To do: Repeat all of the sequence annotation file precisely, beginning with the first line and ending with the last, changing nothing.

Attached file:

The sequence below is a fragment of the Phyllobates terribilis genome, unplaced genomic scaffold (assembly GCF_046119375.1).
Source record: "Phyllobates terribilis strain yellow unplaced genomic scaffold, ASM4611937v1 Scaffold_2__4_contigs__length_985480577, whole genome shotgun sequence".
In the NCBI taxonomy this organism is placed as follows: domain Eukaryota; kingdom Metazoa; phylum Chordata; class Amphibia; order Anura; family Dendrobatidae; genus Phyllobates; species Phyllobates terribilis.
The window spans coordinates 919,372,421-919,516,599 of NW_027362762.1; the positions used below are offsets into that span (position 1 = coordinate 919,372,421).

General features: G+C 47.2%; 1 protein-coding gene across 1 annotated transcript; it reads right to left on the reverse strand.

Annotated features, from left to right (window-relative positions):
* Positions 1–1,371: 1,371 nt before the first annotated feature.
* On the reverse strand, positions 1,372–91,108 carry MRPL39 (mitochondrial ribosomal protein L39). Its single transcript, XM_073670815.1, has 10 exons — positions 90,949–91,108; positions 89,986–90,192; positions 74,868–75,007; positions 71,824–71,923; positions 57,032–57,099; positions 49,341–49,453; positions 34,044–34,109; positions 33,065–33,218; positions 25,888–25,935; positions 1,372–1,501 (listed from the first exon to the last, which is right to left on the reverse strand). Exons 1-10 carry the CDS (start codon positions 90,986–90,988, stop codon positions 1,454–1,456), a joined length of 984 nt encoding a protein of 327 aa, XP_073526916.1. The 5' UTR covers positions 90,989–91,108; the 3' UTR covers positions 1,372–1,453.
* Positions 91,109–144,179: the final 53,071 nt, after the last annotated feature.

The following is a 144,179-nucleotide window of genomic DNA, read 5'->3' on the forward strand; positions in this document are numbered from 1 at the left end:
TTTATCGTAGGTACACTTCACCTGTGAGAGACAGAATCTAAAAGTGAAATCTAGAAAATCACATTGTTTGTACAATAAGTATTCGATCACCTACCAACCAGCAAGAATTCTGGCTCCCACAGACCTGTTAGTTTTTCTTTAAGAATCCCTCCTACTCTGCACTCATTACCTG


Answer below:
The sequence below is a fragment of the Phyllobates terribilis genome, unplaced genomic scaffold (assembly GCF_046119375.1).
Source record: "Phyllobates terribilis strain yellow unplaced genomic scaffold, ASM4611937v1 Scaffold_2__4_contigs__length_985480577, whole genome shotgun sequence".
In the NCBI taxonomy this organism is placed as follows: domain Eukaryota; kingdom Metazoa; phylum Chordata; class Amphibia; order Anura; family Dendrobatidae; genus Phyllobates; species Phyllobates terribilis.
The window spans coordinates 919,372,421-919,516,599 of NW_027362762.1; the positions used below are offsets into that span (position 1 = coordinate 919,372,421).

General features: G+C 47.2%; 1 protein-coding gene across 1 annotated transcript; it reads right to left on the reverse strand.

Annotated features, from left to right (window-relative positions):
* Positions 1–1,371: 1,371 nt before the first annotated feature.
* On the reverse strand, positions 1,372–91,108 carry MRPL39 (mitochondrial ribosomal protein L39). Its single transcript, XM_073670815.1, has 10 exons — positions 90,949–91,108; positions 89,986–90,192; positions 74,868–75,007; positions 71,824–71,923; positions 57,032–57,099; positions 49,341–49,453; positions 34,044–34,109; positions 33,065–33,218; positions 25,888–25,935; positions 1,372–1,501 (listed from the first exon to the last, which is right to left on the reverse strand). Exons 1-10 carry the CDS (start codon positions 90,986–90,988, stop codon positions 1,454–1,456), a joined length of 984 nt encoding a protein of 327 aa, XP_073526916.1. The 5' UTR covers positions 90,989–91,108; the 3' UTR covers positions 1,372–1,453.
* Positions 91,109–144,179: the final 53,071 nt, after the last annotated feature.

The following is a 144,179-nucleotide window of genomic DNA, read 5'->3' on the forward strand; positions in this document are numbered from 1 at the left end:
TTTATCGTAGGTACACTTCACCTGTGAGAGACAGAATCTAAAAGTGAAATCTAGAAAATCACATTGTTTGTACAATAAGTATTCGATCACCTACCAACCAGCAAGAATTCTGGCTCCCACAGACCTGTTAGTTTTTCTTTAAGAATCCCTCCTACTCTGCACTCATTACCTG